The Shrine of the Three Kings (German Dreikönigsschrein) is a reliquary said to contain the bones of the Biblical Magi, also known as the Three Kings or the Three Wise Men. The shrine is a large gilded and decorated triple sarcophagus placed above and behind the high altar of Cologne Cathedral. It is considered the high point of Mosan art and the largest reliquary in the western world.
The alleged "relics of the Magi" were originally situated at Constantinople, but brought to Milan by Eustorgius I, the city's bishop, in 344. The relics of the Magi were taken from Milan by Holy Roman Emperor Fredrick Barbarossa and given to the Archbishop of Cologne, Rainald of Dassel in 1164. The Three Kings have since attracted a constant stream of pilgrims to Cologne.
Parts of the shrine were designed by the famous medieval goldsmith Nicholas of Verdun, who began work on it in 1180 or 1181. It has elaborate gold sculptures of the prophets and apostles, and scenes from the life of Christ. The shrine was completed circa 1225.
Around 1199, King Otto gave three golden crowns made for the three wise men as a present to the church of Cologne: "Otto rex coloniensis curiam celebrans tres coronas de auro capitibus trium magorum imposuit"; MGSS 17, 292. Because of the importance of the shrine and the cathedral for the later development of the city, the Coat of Arms of Cologne still shows these three crowns symbolizing the Three Kings.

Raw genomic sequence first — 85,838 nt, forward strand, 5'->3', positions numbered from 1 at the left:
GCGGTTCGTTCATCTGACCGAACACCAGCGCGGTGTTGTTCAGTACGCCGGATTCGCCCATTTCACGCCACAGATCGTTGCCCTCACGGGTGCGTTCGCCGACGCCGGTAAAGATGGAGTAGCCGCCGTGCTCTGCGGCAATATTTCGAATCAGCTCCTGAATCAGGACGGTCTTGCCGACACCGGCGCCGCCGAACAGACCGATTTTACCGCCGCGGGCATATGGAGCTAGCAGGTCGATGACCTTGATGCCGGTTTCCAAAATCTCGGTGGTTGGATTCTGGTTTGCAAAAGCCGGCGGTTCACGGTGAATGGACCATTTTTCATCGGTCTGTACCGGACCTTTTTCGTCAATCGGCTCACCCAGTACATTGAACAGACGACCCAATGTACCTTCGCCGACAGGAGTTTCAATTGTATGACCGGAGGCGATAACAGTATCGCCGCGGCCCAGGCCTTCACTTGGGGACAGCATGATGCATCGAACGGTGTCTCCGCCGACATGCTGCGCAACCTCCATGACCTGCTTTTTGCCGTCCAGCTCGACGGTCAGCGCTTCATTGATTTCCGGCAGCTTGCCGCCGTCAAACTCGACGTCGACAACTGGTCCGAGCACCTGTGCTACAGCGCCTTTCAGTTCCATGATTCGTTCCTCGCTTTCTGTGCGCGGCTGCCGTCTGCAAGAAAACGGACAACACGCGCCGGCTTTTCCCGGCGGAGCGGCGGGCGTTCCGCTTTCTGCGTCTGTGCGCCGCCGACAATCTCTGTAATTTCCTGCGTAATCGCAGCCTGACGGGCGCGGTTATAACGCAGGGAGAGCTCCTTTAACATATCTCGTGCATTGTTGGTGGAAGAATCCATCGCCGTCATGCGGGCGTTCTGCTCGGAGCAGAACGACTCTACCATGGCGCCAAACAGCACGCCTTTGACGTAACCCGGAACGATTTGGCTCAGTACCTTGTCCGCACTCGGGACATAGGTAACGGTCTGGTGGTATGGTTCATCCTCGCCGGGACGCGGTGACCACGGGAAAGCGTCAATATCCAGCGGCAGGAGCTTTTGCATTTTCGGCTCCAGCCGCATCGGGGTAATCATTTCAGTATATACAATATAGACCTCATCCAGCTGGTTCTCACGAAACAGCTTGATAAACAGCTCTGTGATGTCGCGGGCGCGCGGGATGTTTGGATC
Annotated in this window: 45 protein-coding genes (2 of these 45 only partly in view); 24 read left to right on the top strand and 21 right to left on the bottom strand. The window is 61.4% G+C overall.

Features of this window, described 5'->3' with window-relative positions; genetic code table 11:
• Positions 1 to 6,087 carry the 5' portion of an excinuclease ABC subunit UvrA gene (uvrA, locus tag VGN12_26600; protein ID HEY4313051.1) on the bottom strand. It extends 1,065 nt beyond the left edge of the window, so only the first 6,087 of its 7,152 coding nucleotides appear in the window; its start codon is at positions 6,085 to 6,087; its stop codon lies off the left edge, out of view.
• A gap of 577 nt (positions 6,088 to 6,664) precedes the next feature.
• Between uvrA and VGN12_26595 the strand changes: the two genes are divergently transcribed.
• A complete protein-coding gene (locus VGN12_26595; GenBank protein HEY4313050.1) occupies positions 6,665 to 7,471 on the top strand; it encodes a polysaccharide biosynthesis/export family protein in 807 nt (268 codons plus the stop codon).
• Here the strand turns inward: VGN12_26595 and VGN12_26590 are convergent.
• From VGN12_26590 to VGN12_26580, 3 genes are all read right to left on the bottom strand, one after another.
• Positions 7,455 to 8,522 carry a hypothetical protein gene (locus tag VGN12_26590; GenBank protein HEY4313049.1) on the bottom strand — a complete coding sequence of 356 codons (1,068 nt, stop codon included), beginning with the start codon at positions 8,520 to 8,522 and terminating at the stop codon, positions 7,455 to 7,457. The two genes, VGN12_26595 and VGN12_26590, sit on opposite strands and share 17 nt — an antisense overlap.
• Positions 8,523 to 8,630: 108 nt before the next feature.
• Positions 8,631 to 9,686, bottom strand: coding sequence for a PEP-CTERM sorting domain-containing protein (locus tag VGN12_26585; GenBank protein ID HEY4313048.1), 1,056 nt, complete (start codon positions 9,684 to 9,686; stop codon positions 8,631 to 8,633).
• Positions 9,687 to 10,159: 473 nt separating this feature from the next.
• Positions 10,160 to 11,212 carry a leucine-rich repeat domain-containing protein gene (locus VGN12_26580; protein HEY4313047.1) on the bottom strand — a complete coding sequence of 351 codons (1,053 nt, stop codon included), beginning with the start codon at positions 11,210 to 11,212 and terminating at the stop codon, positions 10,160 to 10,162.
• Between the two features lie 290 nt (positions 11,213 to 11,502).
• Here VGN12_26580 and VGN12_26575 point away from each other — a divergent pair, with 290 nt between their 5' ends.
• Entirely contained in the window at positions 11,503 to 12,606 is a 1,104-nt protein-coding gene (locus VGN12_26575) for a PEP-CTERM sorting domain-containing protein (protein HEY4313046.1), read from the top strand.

Construction of the present Cologne Cathedral was begun in 1248 to house these important relics. The cathedral took 632 years to complete and is now the largest Gothic church in northern Europe.
On July 20, 1864, the shrine was opened, and remains of the Three Kings and the coins of Philip I, Archbishop of Cologne were discovered. An eyewitness report reads:
The bones were wrapped in white silk and returned to the shrine.
Size and construction
The Shrine of the Three Kings is approximately 43 inches (110 cm) wide, 60 inches (153 cm) high, and 87 inches (220 cm) long. It is shaped like a basilica: two sarcophagi stand next to each other, with the third sarcophagus resting on their roof ridges. The ends are completely covered, so there is no space visible between the sarcophagi. The basic structure is made of wood, with gold and silver overlay decorated with filigree, enamel, and over 1000 jewels and beads. The latter include a large number of cameos and intaglio pieces, some pre-Christian.
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